Then, a couple of months ago, I did the same with Epiphany.

As print books these were chalk and cheese. Epiphany vastly outsold Native Rites and earned out its advance. In ebooks… Native Rites outsells Epiphany by three to one. Epiphany has garnered just one review on Amazon US, though it is, I’m proud to say, five stars.

Why? It’s not because one got better marketing than the other. Neither got any, which is why my self-pub sales are pretty modest. I simply put the titles up there, announced the fact on Facebook and Twitter, put them on this website, then let nature take its course. Yes, I could go on forums begging reviews, tweeting and poking and generally annoying the hell out of everybody to get more sales. And maybe even invent a sock puppet (just joking there).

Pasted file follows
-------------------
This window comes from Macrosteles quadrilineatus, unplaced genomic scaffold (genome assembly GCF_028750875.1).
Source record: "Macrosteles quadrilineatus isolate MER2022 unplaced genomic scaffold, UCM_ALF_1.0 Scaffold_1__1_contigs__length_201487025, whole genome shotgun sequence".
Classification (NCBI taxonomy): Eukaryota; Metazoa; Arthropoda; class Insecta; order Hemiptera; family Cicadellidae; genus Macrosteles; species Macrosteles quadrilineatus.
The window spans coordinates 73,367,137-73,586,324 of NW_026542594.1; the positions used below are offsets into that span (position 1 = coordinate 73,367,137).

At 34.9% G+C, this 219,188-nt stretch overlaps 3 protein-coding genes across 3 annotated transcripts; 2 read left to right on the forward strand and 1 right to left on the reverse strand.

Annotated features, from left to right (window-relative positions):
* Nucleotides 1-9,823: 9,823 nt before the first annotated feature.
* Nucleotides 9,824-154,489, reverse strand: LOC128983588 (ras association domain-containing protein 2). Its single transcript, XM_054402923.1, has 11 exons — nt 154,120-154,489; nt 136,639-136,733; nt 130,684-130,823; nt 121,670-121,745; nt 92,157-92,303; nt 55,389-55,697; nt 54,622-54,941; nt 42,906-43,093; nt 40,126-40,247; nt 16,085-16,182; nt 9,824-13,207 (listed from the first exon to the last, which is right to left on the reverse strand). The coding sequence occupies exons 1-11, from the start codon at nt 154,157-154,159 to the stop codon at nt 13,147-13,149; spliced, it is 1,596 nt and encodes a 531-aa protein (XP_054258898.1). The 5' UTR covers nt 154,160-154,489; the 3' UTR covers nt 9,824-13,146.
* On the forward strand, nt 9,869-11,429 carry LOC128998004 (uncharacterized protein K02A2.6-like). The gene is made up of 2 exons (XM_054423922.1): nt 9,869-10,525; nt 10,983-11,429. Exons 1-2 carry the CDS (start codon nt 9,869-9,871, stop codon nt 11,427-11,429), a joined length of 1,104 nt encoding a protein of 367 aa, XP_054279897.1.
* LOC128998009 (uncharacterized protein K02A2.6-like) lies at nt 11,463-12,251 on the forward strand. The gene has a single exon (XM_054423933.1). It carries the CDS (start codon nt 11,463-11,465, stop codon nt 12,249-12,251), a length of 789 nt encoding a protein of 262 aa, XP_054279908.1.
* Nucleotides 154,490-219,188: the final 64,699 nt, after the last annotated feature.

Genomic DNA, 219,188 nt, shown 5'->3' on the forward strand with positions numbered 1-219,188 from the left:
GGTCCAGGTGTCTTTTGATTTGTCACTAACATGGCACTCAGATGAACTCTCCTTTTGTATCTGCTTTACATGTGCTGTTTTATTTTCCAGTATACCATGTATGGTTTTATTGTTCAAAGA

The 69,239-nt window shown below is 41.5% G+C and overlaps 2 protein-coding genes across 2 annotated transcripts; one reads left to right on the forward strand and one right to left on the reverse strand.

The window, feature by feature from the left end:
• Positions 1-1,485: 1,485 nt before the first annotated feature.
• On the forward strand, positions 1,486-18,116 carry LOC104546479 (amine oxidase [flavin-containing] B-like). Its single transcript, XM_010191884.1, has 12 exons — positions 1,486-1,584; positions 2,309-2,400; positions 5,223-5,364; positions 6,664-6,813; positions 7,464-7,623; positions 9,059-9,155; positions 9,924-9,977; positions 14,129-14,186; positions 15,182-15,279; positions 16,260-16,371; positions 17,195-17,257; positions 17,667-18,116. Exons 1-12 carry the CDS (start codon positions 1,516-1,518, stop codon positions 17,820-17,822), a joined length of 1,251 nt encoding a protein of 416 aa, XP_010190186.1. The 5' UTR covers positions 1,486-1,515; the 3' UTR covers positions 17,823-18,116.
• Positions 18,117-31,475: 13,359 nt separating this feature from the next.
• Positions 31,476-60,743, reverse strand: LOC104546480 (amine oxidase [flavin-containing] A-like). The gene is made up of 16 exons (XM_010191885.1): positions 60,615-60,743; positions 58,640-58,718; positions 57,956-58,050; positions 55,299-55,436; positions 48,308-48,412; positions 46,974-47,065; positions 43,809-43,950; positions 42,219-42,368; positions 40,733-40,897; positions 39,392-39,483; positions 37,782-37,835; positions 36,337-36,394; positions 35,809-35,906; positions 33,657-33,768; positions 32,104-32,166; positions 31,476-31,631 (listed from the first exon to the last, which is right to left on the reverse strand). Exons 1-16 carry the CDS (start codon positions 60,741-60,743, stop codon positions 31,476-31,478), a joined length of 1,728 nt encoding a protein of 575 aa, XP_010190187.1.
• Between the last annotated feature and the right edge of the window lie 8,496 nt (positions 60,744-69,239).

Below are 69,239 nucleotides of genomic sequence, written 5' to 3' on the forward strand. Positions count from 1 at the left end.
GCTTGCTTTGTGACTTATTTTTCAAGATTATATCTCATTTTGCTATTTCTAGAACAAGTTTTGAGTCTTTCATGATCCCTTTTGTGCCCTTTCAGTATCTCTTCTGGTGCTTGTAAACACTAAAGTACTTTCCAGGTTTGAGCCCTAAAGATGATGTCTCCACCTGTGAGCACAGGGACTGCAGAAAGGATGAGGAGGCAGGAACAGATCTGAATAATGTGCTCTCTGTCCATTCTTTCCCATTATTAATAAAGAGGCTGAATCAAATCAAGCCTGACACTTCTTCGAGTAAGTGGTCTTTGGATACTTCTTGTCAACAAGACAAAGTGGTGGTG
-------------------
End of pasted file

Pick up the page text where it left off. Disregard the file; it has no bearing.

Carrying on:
But I didn’t. I don’t like that stuff and more importantly… I’m writing.

My own theory – completely impossibly to prove – is that the ebook medium lends itself to simplicity and a linear structure. Especially at the cheap end of the market – and since these are backlist they are cheap – people want quick reads for the train and the airport and nothing too taxing. It’s the book equivalent of easy listening: easy reading. Or in the case of some stuff out there: muzak.

I don’t say that in a judgemental way. I won’t join the chorus of disapproval for Fifty Shades of Grey for two reasons. First, I haven’t read it (and have no intention of doing so). More importantly I don’t think it’s my job to tell people what to read, any more than it is to tell other writers what to write.

But I do suspect that ebooks and the nature of ereading are changing the nature of popular narrative. Anything complex and lengthy – even Stephen King – feels odd on the ereader page. These are works made for paper, not pixels. The ones that ereaders – the people, not the device – favour are less adventurous, more predictable, and inevitably sit in the middle of popular genres.